All posts tagged: Recovery

Do Not Disturb (My Recovery)

It’s been six months since I last wrote a post for Bottles Down. I didn’t make a conscious plan to take a break. I didn’t stop because I feared I had revealed information too personal (that ship sailed back in 2011) or because I was bothered by the attention I received. In fact, I felt the exact opposite — the feedback I got was nothing short of astounding; never in my life had I felt such a consistent wash of concern, encouragement and hope as a result of something that I wrote. And even the criticisms were valuable — it’s important for me to be reminded that I can follow my heart and take risks, and that I won’t shatter if someone disagrees with me. Despite all of those positives, however, new ideas for this column would not come. Weeks passed, I had nothing. I attributed my dry well to severe writer’s block, something I’m STILL struggling with today (if I’m honest, even writing this post is painstaking). I’d never really understood the concept of …

Why I Was Ungrateful For Those Gratitude Lists

For many years, you could spare me your gratitude lists. I didn’t want any of that manufactured positivity. I didn’t believe in it, couldn’t abide by it. The last thing I needed was your swirly font and numbered reasons to dig life, doubling as a reminder of all of the things I didn’t have. Then, faced with a choice to change everything or die, I quit drinking. The first person who really helped me understand how to live as a sober person asked me to send her a gratitude list as soon as I woke up every day. It wasn’t really negotiable. She told me a grateful person had a better chance of not drinking, and my desire to quit was bigger than my hatred of gratitude lists. l had also opened my big mouth and told her I would try anything to get better, so I shut up and sent her five things (mostly) every morning, in a plain black font text thread. My gratitude lists include being alive and they often include coffee, as some mornings …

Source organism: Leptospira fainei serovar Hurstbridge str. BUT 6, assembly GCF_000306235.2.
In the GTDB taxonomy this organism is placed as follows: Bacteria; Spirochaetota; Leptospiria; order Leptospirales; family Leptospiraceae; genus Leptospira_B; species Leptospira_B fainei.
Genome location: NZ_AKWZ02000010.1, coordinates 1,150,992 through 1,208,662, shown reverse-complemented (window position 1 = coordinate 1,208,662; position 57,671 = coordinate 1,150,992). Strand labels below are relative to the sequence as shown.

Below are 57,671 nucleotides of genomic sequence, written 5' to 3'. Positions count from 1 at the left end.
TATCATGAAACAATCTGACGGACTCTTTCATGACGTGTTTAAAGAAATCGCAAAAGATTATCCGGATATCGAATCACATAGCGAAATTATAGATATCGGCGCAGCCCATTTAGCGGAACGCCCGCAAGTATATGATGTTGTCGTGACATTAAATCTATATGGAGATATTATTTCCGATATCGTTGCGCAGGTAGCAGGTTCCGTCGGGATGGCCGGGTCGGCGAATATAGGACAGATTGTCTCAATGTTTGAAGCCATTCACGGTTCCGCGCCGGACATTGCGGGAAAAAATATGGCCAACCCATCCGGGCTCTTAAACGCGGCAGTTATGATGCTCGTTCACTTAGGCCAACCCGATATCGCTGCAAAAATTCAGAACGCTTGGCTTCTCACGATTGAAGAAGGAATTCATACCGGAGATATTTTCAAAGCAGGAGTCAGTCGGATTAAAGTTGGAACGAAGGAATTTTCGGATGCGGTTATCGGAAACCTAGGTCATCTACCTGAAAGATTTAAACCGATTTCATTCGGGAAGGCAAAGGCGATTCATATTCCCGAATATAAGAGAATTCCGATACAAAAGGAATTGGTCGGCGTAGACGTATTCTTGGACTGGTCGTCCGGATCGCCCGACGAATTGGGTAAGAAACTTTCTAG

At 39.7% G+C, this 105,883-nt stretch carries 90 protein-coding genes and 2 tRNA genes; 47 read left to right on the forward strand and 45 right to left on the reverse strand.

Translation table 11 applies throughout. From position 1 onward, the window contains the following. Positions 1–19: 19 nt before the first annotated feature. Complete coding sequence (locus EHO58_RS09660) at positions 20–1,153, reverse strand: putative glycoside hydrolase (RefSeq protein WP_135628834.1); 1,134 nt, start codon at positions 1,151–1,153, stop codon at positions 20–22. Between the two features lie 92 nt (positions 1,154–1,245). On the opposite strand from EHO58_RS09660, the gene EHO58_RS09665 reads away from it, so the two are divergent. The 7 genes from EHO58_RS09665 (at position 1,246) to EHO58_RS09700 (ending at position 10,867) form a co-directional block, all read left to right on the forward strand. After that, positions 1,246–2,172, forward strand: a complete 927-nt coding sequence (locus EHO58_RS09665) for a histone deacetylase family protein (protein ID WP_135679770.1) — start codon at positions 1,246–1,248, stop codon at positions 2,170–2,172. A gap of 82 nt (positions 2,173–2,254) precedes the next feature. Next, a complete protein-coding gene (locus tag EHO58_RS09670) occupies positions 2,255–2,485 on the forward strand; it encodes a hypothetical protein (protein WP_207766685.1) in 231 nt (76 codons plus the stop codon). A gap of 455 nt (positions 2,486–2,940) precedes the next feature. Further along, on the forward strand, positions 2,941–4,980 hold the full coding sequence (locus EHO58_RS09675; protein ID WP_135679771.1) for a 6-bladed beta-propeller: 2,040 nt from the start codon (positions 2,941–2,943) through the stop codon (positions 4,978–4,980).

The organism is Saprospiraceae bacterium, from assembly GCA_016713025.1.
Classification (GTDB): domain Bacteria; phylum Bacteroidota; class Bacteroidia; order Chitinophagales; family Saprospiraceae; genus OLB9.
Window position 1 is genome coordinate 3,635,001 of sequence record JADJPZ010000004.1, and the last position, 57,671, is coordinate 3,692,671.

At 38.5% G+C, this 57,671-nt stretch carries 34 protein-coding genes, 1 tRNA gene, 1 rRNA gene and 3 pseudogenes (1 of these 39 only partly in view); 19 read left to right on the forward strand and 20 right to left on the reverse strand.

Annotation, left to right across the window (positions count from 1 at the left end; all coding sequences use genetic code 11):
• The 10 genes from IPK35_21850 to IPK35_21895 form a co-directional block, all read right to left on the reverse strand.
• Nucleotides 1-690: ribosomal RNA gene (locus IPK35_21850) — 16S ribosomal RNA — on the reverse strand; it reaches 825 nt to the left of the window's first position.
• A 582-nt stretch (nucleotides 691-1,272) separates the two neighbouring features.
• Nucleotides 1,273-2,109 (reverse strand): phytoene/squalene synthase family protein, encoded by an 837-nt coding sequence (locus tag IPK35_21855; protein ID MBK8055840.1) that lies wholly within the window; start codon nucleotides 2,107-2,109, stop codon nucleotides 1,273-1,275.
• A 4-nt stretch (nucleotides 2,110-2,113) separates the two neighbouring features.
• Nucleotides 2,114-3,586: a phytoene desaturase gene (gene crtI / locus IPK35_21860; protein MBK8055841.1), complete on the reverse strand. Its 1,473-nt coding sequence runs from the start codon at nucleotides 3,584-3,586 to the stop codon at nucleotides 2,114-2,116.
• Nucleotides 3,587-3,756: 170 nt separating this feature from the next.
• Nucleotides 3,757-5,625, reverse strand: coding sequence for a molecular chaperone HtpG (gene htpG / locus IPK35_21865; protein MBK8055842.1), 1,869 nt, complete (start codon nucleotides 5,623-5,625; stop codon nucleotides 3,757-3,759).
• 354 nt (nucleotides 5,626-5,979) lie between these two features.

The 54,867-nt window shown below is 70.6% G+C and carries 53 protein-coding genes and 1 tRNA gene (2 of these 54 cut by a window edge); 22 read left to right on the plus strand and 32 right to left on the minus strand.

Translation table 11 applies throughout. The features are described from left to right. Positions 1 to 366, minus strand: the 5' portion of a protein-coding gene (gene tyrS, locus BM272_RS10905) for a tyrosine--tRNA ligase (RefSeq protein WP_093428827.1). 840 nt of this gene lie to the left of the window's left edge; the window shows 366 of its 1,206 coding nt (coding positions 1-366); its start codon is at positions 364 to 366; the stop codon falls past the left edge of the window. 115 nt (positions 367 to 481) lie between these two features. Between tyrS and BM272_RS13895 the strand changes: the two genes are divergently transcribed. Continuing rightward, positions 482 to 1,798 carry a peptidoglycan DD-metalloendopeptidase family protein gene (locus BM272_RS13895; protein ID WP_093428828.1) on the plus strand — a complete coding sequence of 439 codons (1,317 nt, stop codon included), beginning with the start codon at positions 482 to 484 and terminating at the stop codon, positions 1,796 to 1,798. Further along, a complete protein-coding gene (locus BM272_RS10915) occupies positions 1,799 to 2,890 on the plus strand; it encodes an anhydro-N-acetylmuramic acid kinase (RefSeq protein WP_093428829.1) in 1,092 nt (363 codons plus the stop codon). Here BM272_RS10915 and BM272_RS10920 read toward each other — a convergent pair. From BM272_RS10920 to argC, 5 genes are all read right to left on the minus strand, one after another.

In the Army, Out with PTSD: One Vet’s Story of Survival

Jennifer Crane, today, is able to find peace. (Photo: Damiano Beltrami/Vimeo) Jennifer Crane’s resume should truly read, “been to hell and back.” Enlisting in the army at 17, Crane’s first day of basic training happened to be on September 11, 2001. After deployment to Afghanistan — and suffering through a severe period of depression and dehydration — Crane returned to her hometown of Downingtown, PA in 2003 to a life she didn’t recognize. She battled nightmares, confusion and PTSD. Ultimately drugs beckoned and she distanced herself from family, friends, and began living out of her car. Fast forward 11 years, and Jennifer’s life has drastically changed — for the better. She’s a mom to two kids, works as a nurse, spends much of her time helping other veterans, and even met the First Lady just last month. But her journey was a rough one … How did you spend Memorial Day? I spent it with my family at the park. We just enjoyed the sun and good company. I try not to focus too much …

Women Who Inspire: Elizabeth Vargas